On Liberty and Civil Society

As far as I've been able to tell from my reading of various right wing political critiques of late, the fundamental fear of socialist policies seems to stem from a concern that socialist policies are a curtailment of liberties. The placards and talking points of the right seem to hover around this idea of loss of liberty and for me, as a socialist, I find that very confusing. The easy answer of course is one I suggested in a previous post, that this stems from false consciousness. That's easy, but on reflection I think it isn't the whole picture. To be sure, there's an element of being misled by ideology in the tea party movement, and there is definitely an aspect of manipulation in the various astroturf groups that have worked to organize people who are involved with the tea party movement. But that doesn't explain all of it. Because for any of that to work, there has to be a fundamental, basic fear that's being tapped into and manipulated, and more to the point I do believe that there are honest, intelligent people who support this right wing movement who are not being manipulated but who genuinely see in socialist policy a threat to liberty. And the more I thought about it, the more I realized that in a sense, there is something true about the critique. There is an element to socialism that is a curtailment of liberty. But what sound bite politics of the moment miss is that liberty is such a loaded term that when one speaks broadly about liberty, then one actually says very little at all.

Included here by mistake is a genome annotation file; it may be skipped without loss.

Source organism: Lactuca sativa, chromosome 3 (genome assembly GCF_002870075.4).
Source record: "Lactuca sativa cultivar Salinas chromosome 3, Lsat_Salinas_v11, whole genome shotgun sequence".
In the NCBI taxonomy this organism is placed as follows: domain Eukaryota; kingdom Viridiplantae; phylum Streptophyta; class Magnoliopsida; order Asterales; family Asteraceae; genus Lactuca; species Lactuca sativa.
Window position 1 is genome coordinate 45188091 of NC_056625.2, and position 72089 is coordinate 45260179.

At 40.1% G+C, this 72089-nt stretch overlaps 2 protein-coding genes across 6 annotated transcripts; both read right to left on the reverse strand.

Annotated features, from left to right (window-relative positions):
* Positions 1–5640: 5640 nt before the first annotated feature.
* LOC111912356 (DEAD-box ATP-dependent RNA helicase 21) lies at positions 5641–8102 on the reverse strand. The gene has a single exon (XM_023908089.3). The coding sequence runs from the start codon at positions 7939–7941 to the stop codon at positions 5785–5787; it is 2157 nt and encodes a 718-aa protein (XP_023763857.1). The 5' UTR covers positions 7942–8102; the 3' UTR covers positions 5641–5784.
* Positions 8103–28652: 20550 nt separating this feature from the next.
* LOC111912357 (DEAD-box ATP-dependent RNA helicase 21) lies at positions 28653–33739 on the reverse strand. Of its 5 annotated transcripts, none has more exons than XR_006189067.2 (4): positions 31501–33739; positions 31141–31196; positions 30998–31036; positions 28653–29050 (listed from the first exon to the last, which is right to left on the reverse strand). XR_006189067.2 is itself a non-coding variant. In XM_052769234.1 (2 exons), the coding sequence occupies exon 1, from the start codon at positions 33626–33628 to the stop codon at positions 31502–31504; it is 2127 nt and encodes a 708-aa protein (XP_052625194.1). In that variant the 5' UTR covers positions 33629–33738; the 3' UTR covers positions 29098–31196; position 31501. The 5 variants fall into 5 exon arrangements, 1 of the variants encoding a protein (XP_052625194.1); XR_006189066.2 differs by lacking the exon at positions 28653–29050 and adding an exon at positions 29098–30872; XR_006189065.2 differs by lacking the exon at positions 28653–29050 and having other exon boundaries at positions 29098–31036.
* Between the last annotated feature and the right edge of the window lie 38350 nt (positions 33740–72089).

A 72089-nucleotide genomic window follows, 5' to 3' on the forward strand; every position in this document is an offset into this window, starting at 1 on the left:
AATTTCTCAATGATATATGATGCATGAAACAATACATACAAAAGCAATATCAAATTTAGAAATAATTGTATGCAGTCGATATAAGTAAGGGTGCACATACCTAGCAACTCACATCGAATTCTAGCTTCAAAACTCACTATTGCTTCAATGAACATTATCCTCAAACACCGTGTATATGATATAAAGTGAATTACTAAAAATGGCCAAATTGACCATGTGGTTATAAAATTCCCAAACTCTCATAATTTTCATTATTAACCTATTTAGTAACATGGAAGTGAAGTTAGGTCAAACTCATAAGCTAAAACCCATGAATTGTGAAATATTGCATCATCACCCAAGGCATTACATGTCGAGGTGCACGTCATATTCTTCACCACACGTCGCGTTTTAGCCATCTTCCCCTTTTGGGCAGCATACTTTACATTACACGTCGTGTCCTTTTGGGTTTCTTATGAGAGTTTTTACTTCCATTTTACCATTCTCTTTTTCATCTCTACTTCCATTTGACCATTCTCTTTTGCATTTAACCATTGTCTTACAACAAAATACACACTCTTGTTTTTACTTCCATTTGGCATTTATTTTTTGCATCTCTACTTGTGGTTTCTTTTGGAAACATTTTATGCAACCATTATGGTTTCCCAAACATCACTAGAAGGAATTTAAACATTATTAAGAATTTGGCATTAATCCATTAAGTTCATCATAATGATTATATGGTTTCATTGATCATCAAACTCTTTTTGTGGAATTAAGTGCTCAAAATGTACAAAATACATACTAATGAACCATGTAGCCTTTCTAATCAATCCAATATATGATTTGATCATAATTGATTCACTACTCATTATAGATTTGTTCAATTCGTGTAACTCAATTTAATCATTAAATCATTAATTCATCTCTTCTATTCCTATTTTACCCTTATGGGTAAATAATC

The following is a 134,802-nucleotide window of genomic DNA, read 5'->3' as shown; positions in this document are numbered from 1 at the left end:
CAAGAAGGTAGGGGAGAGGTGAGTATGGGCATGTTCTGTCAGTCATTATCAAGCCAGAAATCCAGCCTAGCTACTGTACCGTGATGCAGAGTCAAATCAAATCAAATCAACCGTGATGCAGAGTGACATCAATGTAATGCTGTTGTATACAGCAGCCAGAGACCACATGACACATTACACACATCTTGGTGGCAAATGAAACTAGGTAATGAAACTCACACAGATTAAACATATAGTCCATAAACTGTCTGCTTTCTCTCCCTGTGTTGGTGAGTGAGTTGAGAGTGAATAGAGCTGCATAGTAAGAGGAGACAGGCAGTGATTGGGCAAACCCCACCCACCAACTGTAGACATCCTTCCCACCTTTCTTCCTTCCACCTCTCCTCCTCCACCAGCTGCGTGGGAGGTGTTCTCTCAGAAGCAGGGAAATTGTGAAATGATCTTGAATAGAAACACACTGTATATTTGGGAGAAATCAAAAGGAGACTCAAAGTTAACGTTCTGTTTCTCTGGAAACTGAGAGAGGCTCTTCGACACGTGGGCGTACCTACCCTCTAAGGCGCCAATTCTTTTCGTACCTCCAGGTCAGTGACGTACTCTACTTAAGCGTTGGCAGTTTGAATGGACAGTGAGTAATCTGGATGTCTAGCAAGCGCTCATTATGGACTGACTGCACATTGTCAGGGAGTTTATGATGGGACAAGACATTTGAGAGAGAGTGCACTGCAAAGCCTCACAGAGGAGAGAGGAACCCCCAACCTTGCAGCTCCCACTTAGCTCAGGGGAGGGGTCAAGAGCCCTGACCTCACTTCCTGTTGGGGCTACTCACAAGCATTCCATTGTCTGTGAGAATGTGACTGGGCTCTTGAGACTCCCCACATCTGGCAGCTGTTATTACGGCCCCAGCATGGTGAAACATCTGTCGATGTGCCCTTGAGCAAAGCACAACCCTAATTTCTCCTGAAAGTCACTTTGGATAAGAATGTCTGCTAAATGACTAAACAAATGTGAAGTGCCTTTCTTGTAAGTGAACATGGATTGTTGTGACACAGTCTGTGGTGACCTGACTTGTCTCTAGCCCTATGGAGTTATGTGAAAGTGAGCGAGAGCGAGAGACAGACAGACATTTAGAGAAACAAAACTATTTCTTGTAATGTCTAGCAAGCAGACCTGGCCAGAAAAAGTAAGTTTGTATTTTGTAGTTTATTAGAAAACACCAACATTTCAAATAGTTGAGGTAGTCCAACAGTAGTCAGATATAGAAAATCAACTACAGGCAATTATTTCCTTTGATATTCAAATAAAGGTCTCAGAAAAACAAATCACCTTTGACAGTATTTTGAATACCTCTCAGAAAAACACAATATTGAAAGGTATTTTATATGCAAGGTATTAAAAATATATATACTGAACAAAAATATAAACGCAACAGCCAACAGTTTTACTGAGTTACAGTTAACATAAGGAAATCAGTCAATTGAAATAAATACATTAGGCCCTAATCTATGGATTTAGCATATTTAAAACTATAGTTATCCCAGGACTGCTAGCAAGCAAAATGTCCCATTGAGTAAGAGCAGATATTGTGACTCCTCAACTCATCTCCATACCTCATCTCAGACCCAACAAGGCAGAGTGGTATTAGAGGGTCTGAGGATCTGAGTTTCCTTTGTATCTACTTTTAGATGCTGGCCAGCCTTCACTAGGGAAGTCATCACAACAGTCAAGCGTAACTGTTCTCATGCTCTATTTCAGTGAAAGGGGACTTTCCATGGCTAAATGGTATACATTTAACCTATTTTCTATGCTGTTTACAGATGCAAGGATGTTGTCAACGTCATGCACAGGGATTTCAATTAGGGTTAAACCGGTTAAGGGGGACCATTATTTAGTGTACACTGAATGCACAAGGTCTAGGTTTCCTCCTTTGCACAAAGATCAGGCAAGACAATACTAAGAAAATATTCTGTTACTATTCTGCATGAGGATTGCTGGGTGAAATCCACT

So I'd like to take a moment to tease out what liberty is, how it works, and what it means to be free and to live in a free society. First to the language: liberty is a word that was introduced to the English language with the Norman conquest from the Old French liberté. It comes from the Latin libertatem as derivative of liber and as near as I can tell, that use originates in the Roman slave economy. To be a libertatem was to be a free man, as opposed to a slave. Liberty, at least etymologically, is a word for the condition of not being enslaved. Liberty, for law makers, then is the natural state. It is the default condition of existence. The state of nature. For some.